“These Americans and Filipinos rest in peace as they stood in war -- side-by-side, shoulder-to-shoulder, balikatan,” he said. PND (jb)

U.S. President Obama lays wreath at Manila American Cemetery

United States President Barack Obama on Tuesday paid his respects to the fallen American soldiers who fought in World War II, by laying a wreath at the Manila American Cemetery and Memorial in Fort Bonifacio, Taguig City.

Upon his arrival at the cemetery, where the remains of thousands of Americans and Filipinos who fought and died during the second World War are buried, President Obama was received by Manila American Cemetery Superintendent Larry Adkison, Vice President Jejomar Binay, and Defense Secretary Voltaire Gazmin.

Following the ceremony, President Obama was shown around the map rooms by Adkison.

Afterwards, the US leader proceeded to the Ninoy Aquino International Airport in Pasay City for his departure.

President Obama was in Manila on the last leg of his four-nation tour of Asia. He also visited Japan, South Korea, and Malaysia. PND (co)

President Obama says U.S. commitment to defend Philippines is ‘ironclad’

United States President Barack Obama on Tuesday reiterated the US government’s commitment to defend the Philippines against any external armed attacks.

“Our commitment to defend the Philippines is ironclad and the United States will keep that commitment, because allies never stand alone,” President Obama said before 300 Filipino and American soldiers at Fort Bonifacio in Taguig.

The US President noted that for more than 60 years, a mutual defense treaty has bound the US and the Philippines with a common pledge saying “common determination to defend themselves against external armed attacks, so that no potential aggressor could be under the illusion that either of them stands alone.”

Obama made the statement a day after the signing of the Enhanced Defense Cooperation Agreement (EDCA), which will allow US forces greater access to Philippine military facilities.

“Yesterday, President Aquino and I agreed to begin a new chapter in our alliance. And under our new agreement, American forces can begin rotating through Filipino airfields and ports,” he said.

He added that the agreement will also allow US and Filipino forces to train and exercise together, in an effort to strengthen the armed forces.

He said such training would improve the ability of the armed forces to respond even faster to disasters like Typhoon Yolanda.

President Obama took the opportunity to honor several Filipino and American troops who responded during the aftermath of the super typhoon in Tacloban.

Those he cited were Captain Roy Trinidad of the Philippine Navy SEAL; Colonel Mike Wylie of the United States Marines; and US Air Force Major George Apalisok, who is a Filipino-American.

As a show of good relationship, Filipino and American troops stood alternately behind President Obama as he made his speech.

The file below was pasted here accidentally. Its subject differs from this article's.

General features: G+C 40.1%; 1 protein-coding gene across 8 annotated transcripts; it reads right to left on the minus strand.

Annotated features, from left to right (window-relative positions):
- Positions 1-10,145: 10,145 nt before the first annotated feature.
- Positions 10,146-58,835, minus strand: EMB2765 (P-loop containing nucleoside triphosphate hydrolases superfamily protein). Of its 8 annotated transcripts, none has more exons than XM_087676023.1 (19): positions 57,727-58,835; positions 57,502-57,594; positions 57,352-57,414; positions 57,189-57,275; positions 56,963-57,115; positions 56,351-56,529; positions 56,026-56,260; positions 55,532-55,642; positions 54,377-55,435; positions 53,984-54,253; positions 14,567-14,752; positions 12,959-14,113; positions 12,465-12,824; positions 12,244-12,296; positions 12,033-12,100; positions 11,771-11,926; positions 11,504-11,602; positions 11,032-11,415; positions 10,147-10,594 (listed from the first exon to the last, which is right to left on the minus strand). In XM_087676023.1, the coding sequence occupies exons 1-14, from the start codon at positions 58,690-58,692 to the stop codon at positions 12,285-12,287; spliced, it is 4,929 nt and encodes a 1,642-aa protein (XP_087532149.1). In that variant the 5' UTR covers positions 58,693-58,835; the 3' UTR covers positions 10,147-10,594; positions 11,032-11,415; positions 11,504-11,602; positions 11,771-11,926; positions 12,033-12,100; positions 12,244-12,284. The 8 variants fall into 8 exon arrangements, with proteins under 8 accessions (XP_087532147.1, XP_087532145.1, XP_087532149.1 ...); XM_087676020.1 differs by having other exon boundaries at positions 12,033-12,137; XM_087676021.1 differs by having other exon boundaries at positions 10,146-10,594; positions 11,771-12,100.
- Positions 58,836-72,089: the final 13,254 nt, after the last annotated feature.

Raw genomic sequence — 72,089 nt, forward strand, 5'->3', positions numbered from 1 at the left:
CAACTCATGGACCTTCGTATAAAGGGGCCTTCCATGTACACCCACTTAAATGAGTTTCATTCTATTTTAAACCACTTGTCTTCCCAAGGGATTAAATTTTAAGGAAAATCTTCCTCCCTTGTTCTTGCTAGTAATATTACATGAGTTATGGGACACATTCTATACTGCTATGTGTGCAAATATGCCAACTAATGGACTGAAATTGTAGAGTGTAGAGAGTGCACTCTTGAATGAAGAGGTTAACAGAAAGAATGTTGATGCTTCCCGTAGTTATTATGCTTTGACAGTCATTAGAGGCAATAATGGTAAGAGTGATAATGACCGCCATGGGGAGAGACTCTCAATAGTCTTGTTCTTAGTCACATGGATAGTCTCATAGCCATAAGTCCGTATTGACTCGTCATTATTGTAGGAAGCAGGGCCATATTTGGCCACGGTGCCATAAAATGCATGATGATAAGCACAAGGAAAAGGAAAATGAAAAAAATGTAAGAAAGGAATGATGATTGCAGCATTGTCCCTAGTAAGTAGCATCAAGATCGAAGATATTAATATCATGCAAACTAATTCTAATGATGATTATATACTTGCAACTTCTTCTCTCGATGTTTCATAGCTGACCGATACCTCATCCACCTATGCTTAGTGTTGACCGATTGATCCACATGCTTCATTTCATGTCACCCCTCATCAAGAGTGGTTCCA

Obama again stressed that disputes between China and other Asian countries should be resolved peacefully and not by threat and coercion.

“We believe that nations and peoples have the right to live in security and peace, and to have their sovereignty and territorial integrity respected. We believe that international law must be upheld, that freedom of navigation must be preserved and commerce must not be impeded,” he said.

“We believe that disputes must be resolved peacefully and not by intimidation or force. That’s what our nations stand for. That’s the future we’re working for. And that’s why your service is so important,” he added.

President Obama left the country on Tuesday, ending his four-nation Asian tour, which also took him to Japan, South Korea and Malaysia. PND (jb)

President Obama ends Asian tour

US President Barack Obama left the Philippines on Tuesday, concluding his four-nation tour of the Asia-Pacific region.

At the Ninoy Aquino International Airport to see him off were Vice President Jejomar Binay, Foreign Secretary Albert del Rosario, Interior Secretary Mar Roxas and Ambassador to the US Jose Cuisia, Jr.

Major General Jeffrey Delgado escorted Obama to his presidential plane after the US President alighted from the US Marine One chopper at about 11:15 a.m.

Before boarding Air Force One, he waved several times at the media men and chatted with Philippine officials there to bid him goodbye.

Air Force One took off from Runway 26 at about 11:29 a.m.

President Obama’s four-nation tour began with a visit to Japan, followed by South Korea, Malaysia, and the Philippines. PND (ag)

U.S. to help Philippines set up coast watch center to enhance maritime security

The US government will help the Philippines establish a coast watch center to enhance its maritime border security and maritime domain, Presidential Communications Operations Office Secretary Herminio Coloma, Jr. said Tuesday.

Coloma, who was present during the bilateral meeting between President Benigno S. Aquino III and US President Barack Obama on Monday, said the US leader vowed to assist the Philippines in creating the National Coast Watch Center (NCWC).

The NCWC is an inter-agency mechanism which aims to enhance maritime border security, as well as in governing the country’s maritime domain, pursuant to Executive Order 57 issued in September 2011.

Coloma said Obama likewise expressed his desire to promote enhanced maritime information-sharing with its allies—the Philippines, Japan, and Australia -- to easily manage maritime conflicts and disputes.